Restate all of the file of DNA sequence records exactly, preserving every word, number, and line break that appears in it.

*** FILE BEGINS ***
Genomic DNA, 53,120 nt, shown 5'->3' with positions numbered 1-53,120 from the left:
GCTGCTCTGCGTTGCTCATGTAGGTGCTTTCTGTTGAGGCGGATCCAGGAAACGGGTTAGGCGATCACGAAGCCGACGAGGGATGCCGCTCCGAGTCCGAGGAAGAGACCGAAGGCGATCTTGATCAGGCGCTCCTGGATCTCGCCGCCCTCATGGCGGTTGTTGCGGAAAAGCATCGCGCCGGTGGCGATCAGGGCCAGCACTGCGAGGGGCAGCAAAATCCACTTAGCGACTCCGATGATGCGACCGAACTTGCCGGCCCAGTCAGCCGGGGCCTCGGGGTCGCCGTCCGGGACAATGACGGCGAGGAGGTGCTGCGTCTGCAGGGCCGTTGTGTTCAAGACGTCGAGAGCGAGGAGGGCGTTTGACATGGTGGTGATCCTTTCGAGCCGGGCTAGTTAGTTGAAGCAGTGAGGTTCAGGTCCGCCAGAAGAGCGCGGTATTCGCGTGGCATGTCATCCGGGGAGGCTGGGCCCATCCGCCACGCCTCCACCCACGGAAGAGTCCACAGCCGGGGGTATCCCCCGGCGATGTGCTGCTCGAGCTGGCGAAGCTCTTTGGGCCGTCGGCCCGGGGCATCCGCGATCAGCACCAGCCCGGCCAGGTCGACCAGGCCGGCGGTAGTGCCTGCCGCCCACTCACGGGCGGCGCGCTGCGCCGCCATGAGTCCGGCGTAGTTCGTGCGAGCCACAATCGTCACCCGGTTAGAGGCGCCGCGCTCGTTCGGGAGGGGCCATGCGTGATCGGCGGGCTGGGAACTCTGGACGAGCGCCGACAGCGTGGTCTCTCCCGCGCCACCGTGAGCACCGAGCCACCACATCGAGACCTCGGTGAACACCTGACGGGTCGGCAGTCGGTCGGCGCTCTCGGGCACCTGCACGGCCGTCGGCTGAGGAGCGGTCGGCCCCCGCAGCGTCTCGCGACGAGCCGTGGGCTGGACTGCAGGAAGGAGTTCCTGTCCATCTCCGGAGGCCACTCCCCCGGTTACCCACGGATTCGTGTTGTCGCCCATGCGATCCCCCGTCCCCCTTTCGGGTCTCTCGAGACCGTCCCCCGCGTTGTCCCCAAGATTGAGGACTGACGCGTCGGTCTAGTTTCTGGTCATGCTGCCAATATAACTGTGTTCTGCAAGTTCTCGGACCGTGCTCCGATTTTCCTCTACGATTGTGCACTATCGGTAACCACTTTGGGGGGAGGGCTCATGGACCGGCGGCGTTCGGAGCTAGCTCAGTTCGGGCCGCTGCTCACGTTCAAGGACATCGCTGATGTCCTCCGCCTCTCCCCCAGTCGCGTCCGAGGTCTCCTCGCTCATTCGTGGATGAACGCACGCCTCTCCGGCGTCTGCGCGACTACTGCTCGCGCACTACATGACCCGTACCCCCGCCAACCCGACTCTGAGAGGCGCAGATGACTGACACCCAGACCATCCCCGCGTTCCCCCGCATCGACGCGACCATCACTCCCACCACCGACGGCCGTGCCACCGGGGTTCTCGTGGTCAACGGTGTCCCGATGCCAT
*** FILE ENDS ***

Genomic DNA, 53,120 nt, shown 5'->3' with positions numbered 1-53,120 from the left:
GCTGCTCTGCGTTGCTCATGTAGGTGCTTTCTGTTGAGGCGGATCCAGGAAACGGGTTAGGCGATCACGAAGCCGACGAGGGATGCCGCTCCGAGTCCGAGGAAGAGACCGAAGGCGATCTTGATCAGGCGCTCCTGGATCTCGCCGCCCTCATGGCGGTTGTTGCGGAAAAGCATCGCGCCGGTGGCGATCAGGGCCAGCACTGCGAGGGGCAGCAAAATCCACTTAGCGACTCCGATGATGCGACCGAACTTGCCGGCCCAGTCAGCCGGGGCCTCGGGGTCGCCGTCCGGGACAATGACGGCGAGGAGGTGCTGCGTCTGCAGGGCCGTTGTGTTCAAGACGTCGAGAGCGAGGAGGGCGTTTGACATGGTGGTGATCCTTTCGAGCCGGGCTAGTTAGTTGAAGCAGTGAGGTTCAGGTCCGCCAGAAGAGCGCGGTATTCGCGTGGCATGTCATCCGGGGAGGCTGGGCCCATCCGCCACGCCTCCACCCACGGAAGAGTCCACAGCCGGGGGTATCCCCCGGCGATGTGCTGCTCGAGCTGGCGAAGCTCTTTGGGCCGTCGGCCCGGGGCATCCGCGATCAGCACCAGCCCGGCCAGGTCGACCAGGCCGGCGGTAGTGCCTGCCGCCCACTCACGGGCGGCGCGCTGCGCCGCCATGAGTCCGGCGTAGTTCGTGCGAGCCACAATCGTCACCCGGTTAGAGGCGCCGCGCTCGTTCGGGAGGGGCCATGCGTGATCGGCGGGCTGGGAACTCTGGACGAGCGCCGACAGCGTGGTCTCTCCCGCGCCACCGTGAGCACCGAGCCACCACATCGAGACCTCGGTGAACACCTGACGGGTCGGCAGTCGGTCGGCGCTCTCGGGCACCTGCACGGCCGTCGGCTGAGGAGCGGTCGGCCCCCGCAGCGTCTCGCGACGAGCCGTGGGCTGGACTGCAGGAAGGAGTTCCTGTCCATCTCCGGAGGCCACTCCCCCGGTTACCCACGGATTCGTGTTGTCGCCCATGCGATCCCCCGTCCCCCTTTCGGGTCTCTCGAGACCGTCCCCCGCGTTGTCCCCAAGATTGAGGACTGACGCGTCGGTCTAGTTTCTGGTCATGCTGCCAATATAACTGTGTTCTGCAAGTTCTCGGACCGTGCTCCGATTTTCCTCTACGATTGTGCACTATCGGTAACCACTTTGGGGGGAGGGCTCATGGACCGGCGGCGTTCGGAGCTAGCTCAGTTCGGGCCGCTGCTCACGTTCAAGGACATCGCTGATGTCCTCCGCCTCTCCCCCAGTCGCGTCCGAGGTCTCCTCGCTCATTCGTGGATGAACGCACGCCTCTCCGGCGTCTGCGCGACTACTGCTCGCGCACTACATGACCCGTACCCCCGCCAACCCGACTCTGAGAGGCGCAGATGACTGACACCCAGACCATCCCCGCGTTCCCCCGCATCGACGCGACCATCACTCCCACCACCGACGGCCGTGCCACCGGGGTTCTCGTGGTCAACGGTGTCCCGATGCCAT